In the same article, Kinnamon “described himself as a leader who listens, makes himself available, and carefully considers opposing points of view to a point.” Even more bullshit! Just last March he suddenly laid off 30 faculty and staff at CLPCCD giving them and their union only a 2 day notice. The layoff announcement was sent to all employees on Saturday, March 5, 2011 near midnight of all times, when no one checks their work email, just before the March 8 board meeting. Despite the huge backlash by faculty, staff and students, Kinnamon ignored everyone. Emails were flying back and forth demanding the administration explain the reasoning behind the questionable layoffs, some of which seemed more personal than budget-related. But, as expected, Kinnamon and his administration ignored the faculty and staff. He ignored the community he was hired to serve. And that is probably one of the reasons why he’s leaving CLPCCD. He could no longer be trusted. He didn’t communicate at a time when everyone was begging and then demanding for answers. There was no transparency or shared governance and people were fed up. Maybe he thought he could rule with an iron fist like the dictators of the middle east, but that doesn’t work in America, and it’s no longer working everywhere else.

    Before you go and just believe whatever Kinnamon hopes you’ll believe from the few statements he’s made, consider this one last incident. In 2010, Chabot College launched a new website which was such an improvement over the previous one, it was an instant hit among faculty, staff and students. Two days later, Kinnamon threatened to shut down the entire college website unless it was reverted back to the previous design. Why? Because his insecure and incompetent control-freak CTO complained about not knowing about it even though the college’s had autonomy over their own websites. Had the site not been reverted, Kinnamon would have blocked the entire student population from being able to access important information they depend on. After the site had been reverted, faculty and staff demanded an explanation, but yet again, Kinnamon ignored them.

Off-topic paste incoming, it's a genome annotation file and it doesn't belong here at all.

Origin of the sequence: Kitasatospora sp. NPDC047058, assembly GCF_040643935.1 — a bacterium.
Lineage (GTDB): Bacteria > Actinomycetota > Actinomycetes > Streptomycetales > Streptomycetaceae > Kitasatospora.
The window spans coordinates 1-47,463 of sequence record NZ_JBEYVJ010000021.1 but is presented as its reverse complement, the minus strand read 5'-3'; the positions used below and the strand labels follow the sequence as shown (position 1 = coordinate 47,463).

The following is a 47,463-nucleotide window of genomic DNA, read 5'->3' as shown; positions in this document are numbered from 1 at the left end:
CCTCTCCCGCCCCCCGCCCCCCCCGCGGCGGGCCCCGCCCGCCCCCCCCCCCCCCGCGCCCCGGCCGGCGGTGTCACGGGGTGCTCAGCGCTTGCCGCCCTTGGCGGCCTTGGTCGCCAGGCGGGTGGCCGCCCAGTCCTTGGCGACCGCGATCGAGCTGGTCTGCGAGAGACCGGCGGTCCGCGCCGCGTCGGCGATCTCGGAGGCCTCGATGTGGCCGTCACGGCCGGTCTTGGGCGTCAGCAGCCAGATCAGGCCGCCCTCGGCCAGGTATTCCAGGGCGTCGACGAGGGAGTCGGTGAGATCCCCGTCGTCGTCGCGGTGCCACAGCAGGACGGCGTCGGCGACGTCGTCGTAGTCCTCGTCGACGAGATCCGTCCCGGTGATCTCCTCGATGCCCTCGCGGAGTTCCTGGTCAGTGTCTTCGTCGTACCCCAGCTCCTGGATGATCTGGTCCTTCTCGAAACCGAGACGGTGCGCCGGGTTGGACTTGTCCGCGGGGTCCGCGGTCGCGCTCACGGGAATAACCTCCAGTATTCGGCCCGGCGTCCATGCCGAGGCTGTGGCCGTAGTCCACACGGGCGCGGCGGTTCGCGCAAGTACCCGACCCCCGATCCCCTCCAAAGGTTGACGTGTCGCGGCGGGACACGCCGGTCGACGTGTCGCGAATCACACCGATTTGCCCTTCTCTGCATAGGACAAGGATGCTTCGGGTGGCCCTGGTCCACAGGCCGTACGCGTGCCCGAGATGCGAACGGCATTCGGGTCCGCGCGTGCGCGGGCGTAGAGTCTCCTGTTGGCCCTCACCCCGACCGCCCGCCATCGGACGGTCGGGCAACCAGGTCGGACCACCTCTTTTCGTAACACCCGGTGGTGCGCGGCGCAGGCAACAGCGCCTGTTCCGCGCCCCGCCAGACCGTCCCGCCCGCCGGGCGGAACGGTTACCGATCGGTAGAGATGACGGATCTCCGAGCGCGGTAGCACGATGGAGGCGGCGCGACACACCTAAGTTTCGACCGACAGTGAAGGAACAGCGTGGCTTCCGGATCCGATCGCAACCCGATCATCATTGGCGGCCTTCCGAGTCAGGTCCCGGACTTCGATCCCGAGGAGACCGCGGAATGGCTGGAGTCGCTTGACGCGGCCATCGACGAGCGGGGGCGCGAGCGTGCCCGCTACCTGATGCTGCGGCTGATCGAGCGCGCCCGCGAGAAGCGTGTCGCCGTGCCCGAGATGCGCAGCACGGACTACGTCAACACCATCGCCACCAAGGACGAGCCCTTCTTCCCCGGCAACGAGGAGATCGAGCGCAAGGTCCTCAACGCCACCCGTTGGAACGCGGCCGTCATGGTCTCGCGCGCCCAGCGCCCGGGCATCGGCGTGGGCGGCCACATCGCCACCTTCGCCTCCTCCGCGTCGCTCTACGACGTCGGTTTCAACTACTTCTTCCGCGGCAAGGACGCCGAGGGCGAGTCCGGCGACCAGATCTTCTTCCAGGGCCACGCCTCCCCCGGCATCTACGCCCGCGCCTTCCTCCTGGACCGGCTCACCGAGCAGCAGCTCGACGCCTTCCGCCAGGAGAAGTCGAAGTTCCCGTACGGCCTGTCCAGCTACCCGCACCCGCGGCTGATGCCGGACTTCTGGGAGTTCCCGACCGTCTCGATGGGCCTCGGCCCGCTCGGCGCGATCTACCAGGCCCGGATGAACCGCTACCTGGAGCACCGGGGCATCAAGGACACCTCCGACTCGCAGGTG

As someone with first-hand experience serving my community under the Kinnamon regime, I hope these facts will help SRJC make the right decision in their search for a new president. If you would like to verify any of these statements, you can simply do so by contacting the faculty, staff and unions of CLPCCD at

    http://www.chabotcollege.edu/directory
    http://laspositascollege.edu/directory
    http://www.chabotcollege.edu/classifiedsenate/SEIU1021UnionOfficers.cfm

    If they’re afraid to tell you much, they’re probably still living in fear of suspiciously getting laid off for speaking out against the administration.

    When Kinnamon gave his first convocation speech, I thought he had potential. But just a few years later, he proved to be a huge and costly disappointment.

    Sincerely,

    A public education-educated concerned tax-payer who is losing faith in the public education system due to executive greed and wasteful spending.